Both social media companies have recently implemented policies in an effort to limit the spread of misinformation

By Ashley Boucher
August 05, 2020 11:59 PM
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Donald Trump
Alex Wong/Getty Images

A post from the Donald Trump campaign was removed on Wednesday from Facebook and Twitter for violating the rules of the social media sites.

The post, which was shared by Team Trump, featured a video of the president spreading misinformation about the novel coronavirus (COVID-19) in an interview on Fox News.

"If you look at children, children are almost — and I would almost say definitely — but almost immune from this disease," Trump said in the removed video, according to a report from The Washington Post.

Children are not immune to COVID-19. More than 240,000 children have contracted the contagious respiratory virus in the United States, the Post reported.

The Team Trump tweet "is in violation of the Twitter Rules on COVID-19 misinformation," a Twitter spokesperson said in a statement to PEOPLE. "The account owner will be required to remove the Tweet before they can Tweet again."

"This video includes false claims that a group of people is immune from COVID-19 which is a violation of our policies around harmful COVID misinformation," said a spokesperson from Facebook in a statement to PEOPLE.

The tweet had been deleted from both Twitter and Facebook by Wednesday evening.

A representative for the Trump campaign claimed the decision was "another display of Silicon Valley’s flagrant bias against this president, where the rules are only enforced in one direction."

"Social media companies are not the arbiters of truth. The president was stating a fact that children are less susceptible to the coronavirus," the representative told PEOPLE.

Last week, Donald Trump, Jr. was temporarily blocked from part of his Twitter account after he also shared misinformation about COVID-19, PEOPLE previously reported. The video shared by Donald Jr. appeared to have originated with the website Breitbart and showed doctors making unsupported statements about the virus from outside the Supreme Court.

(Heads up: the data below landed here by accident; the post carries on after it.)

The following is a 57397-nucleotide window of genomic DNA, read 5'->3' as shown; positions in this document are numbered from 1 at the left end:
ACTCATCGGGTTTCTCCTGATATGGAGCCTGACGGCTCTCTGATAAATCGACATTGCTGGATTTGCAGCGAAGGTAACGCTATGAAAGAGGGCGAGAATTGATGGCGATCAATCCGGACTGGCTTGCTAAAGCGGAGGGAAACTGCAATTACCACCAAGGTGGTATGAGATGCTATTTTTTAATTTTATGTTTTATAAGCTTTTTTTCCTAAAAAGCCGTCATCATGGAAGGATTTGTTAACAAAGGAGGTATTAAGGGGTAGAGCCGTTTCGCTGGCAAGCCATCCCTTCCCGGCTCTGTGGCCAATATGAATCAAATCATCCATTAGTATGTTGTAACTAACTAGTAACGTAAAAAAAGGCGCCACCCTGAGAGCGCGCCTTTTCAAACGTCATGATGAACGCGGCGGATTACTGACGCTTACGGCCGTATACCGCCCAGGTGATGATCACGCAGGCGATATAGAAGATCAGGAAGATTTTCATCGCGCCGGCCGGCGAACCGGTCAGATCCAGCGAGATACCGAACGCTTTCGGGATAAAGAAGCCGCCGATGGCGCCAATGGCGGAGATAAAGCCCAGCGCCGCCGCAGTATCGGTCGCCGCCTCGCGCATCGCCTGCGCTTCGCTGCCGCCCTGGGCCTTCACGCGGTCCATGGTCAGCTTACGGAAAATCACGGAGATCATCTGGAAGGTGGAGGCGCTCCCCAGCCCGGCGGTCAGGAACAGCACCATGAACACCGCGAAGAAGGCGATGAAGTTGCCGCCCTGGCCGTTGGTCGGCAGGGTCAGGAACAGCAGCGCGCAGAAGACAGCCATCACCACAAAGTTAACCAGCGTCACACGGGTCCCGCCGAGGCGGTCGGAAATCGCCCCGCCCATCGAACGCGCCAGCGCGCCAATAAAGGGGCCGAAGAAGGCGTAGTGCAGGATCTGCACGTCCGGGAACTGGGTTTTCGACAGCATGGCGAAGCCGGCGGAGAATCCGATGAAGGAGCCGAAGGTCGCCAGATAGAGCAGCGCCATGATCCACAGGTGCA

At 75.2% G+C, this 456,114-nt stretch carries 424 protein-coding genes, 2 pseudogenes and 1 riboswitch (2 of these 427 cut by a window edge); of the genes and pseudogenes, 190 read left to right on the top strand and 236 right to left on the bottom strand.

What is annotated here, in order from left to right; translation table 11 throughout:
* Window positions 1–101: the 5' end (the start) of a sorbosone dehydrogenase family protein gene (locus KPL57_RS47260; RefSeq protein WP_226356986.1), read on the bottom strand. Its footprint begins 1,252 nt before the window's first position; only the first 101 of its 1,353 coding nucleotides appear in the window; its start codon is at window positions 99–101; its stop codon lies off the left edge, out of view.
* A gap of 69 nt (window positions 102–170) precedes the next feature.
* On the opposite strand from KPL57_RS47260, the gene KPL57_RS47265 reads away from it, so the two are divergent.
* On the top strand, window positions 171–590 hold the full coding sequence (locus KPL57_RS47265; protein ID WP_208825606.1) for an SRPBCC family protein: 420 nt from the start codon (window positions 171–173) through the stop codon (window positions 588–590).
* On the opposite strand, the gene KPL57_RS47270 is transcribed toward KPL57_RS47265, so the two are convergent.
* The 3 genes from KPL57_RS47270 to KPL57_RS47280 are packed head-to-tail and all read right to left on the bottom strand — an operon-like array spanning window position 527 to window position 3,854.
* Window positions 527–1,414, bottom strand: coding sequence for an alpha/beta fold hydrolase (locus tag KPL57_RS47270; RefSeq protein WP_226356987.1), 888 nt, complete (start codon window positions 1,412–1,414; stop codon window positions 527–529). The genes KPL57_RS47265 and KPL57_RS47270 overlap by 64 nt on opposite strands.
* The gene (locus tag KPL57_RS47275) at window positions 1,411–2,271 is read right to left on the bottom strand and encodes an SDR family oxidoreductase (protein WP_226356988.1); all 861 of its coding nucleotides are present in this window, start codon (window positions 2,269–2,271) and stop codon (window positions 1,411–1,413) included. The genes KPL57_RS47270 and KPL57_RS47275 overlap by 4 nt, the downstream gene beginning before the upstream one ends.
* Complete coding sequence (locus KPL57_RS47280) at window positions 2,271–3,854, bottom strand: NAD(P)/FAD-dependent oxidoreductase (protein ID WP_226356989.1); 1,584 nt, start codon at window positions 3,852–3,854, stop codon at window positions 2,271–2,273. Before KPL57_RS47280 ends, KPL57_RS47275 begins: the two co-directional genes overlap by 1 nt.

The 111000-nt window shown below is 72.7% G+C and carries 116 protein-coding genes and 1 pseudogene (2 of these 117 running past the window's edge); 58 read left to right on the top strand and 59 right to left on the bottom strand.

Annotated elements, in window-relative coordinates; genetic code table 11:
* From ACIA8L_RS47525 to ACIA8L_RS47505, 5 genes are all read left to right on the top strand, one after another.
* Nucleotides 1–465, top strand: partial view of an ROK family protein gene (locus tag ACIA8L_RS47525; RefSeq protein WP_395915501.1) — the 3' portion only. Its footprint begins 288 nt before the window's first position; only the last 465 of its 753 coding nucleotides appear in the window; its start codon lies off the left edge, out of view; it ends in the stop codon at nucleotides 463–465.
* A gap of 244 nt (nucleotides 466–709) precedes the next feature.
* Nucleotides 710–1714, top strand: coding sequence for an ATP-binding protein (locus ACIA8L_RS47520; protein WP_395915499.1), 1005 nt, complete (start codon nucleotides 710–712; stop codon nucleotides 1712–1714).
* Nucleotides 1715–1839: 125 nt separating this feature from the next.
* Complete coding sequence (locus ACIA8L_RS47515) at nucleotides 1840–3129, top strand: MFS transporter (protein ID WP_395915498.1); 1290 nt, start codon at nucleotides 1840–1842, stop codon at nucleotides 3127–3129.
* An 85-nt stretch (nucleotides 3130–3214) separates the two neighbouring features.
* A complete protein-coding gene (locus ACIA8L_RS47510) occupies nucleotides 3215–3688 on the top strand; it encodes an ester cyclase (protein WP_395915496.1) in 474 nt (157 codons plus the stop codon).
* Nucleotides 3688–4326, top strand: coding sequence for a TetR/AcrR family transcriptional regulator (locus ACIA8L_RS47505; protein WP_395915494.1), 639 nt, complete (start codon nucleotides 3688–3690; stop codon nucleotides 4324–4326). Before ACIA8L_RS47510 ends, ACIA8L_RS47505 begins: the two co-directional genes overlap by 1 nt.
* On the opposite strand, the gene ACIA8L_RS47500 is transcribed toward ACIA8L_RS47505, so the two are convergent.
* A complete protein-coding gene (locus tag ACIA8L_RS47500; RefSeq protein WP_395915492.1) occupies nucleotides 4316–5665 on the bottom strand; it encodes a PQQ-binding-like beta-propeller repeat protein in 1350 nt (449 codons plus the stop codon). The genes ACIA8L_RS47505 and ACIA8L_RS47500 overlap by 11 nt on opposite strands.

The video showed the doctors "telling Americans they do not need to wear masks to prevent coronavirus while also pitching hydroxychloroquine, an anti-malaria drug the president has previously touted himself," according to the Associated Press.

Studies have shown hydroxychloroquine is not effective as a viral treatment despite earlier hopes before it was tested. Studies have, conversely, supported the usefulness of masks.

In May, Twitter implemented a new fact-checking feature, adding a link at the bottom of two tweets from Trump in which he claimed mail-in ballots would increase voter fraud.

"Get the facts about mail-in ballots," says the message, which, when clicked, takes users to a page that includes further information on the subject that debunk the president's incorrect statements.

"In serving the public conversation, our goal is to make it easy to find credible information on Twitter and to limit the spread of potentially harmful and misleading content," Twitter said in a press release earlier that month. "Starting today, we’re introducing new labels and warning messages that will provide additional context and information on some Tweets containing disputed or misleading information related to COVID-19."

In June, Mark Zuckerberg announced that Facebook would be adding similar policies, which he said "are designed to address the reality of the challenges our country is facing and how they’re showing up across our community."

The steps Zuckerberg announced included "Providing Authoritative Information on Voting During the Pandemic," "Additional Steps to Fight Voter Suppression," "Creating a Higher Standard for Hateful Content in Ads," and "Labeling Newsworthy Content."

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